Dornoch Firth and Kyle of Sutherland

I’ve been a little quiet here lately but there has been lots going on behind the scenes – some of it very exciting and some of it just plain fun!  I thought you might like to hear about one of my most enjoyable days in recent weeks.  It really didn’t feel like work at all.

A little while ago I heard about a flock of Ryelands near Lairg and that there might still be a few fleeces left from 2016’s clip.  Since Ryeland sheep is one of the breeds I have on my mental (and rather aspirational) list that I’d like to source for Black Isle Yarns I duly contacted John and Emma – and was delighted to learn that they had set aside some fleeces in case any local crafters wanted to buy them.  A couple of weeks later I made the trip north to their croft a few miles beyond Lairg.  It was a beautifully frosty day with temperatures well below freezing and I thoroughly enjoyed every minute of the chance to spend a day out in the stunning ‘Far North’.

Freezing fog at Lairg

John and Emma clearly love their flock and chose Ryelands for their gentle and calm nature – despite scepticism from their North Country Cheviot breeding neighbouring crofters.  I haven’t ‘met’ Ryelands before and was very taken with them, they have a teddy-bear like appearance and these ones were incredibly friendly.  The whole flock came rushing over for head rubs (and feed) as soon as we appeared.  Have you ever been lucky enough to cuddle a Ryeland?

I duly inspected the fleeces and am delighted to say that I bought what was available. They have joined some other lovely fleeces in my shed and will be off down to The Border Mill in February – ready for a new batch of yarn which should be released in mid March.  If the fleeces spin successfully I have earmarked more from this special flock from next summer’s clip.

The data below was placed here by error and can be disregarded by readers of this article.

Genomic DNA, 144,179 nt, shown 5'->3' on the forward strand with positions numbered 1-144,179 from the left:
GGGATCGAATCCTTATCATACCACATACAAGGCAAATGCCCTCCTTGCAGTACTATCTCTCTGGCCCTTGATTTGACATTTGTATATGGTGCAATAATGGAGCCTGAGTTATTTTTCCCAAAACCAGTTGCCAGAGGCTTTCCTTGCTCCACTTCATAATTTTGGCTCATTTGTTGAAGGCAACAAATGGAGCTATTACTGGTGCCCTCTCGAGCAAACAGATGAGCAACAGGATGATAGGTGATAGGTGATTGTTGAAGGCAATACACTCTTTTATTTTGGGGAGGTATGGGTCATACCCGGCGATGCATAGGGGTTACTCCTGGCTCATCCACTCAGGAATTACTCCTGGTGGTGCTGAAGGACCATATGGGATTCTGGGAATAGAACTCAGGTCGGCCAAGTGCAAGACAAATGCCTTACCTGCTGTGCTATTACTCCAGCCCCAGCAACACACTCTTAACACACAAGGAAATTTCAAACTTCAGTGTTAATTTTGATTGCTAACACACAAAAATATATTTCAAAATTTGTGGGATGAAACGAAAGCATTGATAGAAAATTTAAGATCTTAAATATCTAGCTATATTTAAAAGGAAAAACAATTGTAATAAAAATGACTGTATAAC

Ryeland ewe

One sad part to the day was hearing from John how little he received for the majority of their fleeces which were sold in the usual way.  He commented that the last payment he received was 80 pence per white fleece and 18 pence per coloured fleece.  A sad fate for wool which, I hope, will make lovely yarn.  Being able to pay flock owners a good rate for their fleeces is very important to me and is one of my key principles for Black Isle Yarns.

On the way home I stopped at Balblair Forest, just north of Bonar Bridge, for a walk with the dogs.  The views west through the trees were stunning and it was one of those days when I could have walked forever……but had to head home to meet the school bus!

Kyle of Sutherland from Balblair Forest
Balblair Forest
Looking north and west from Balblair Forest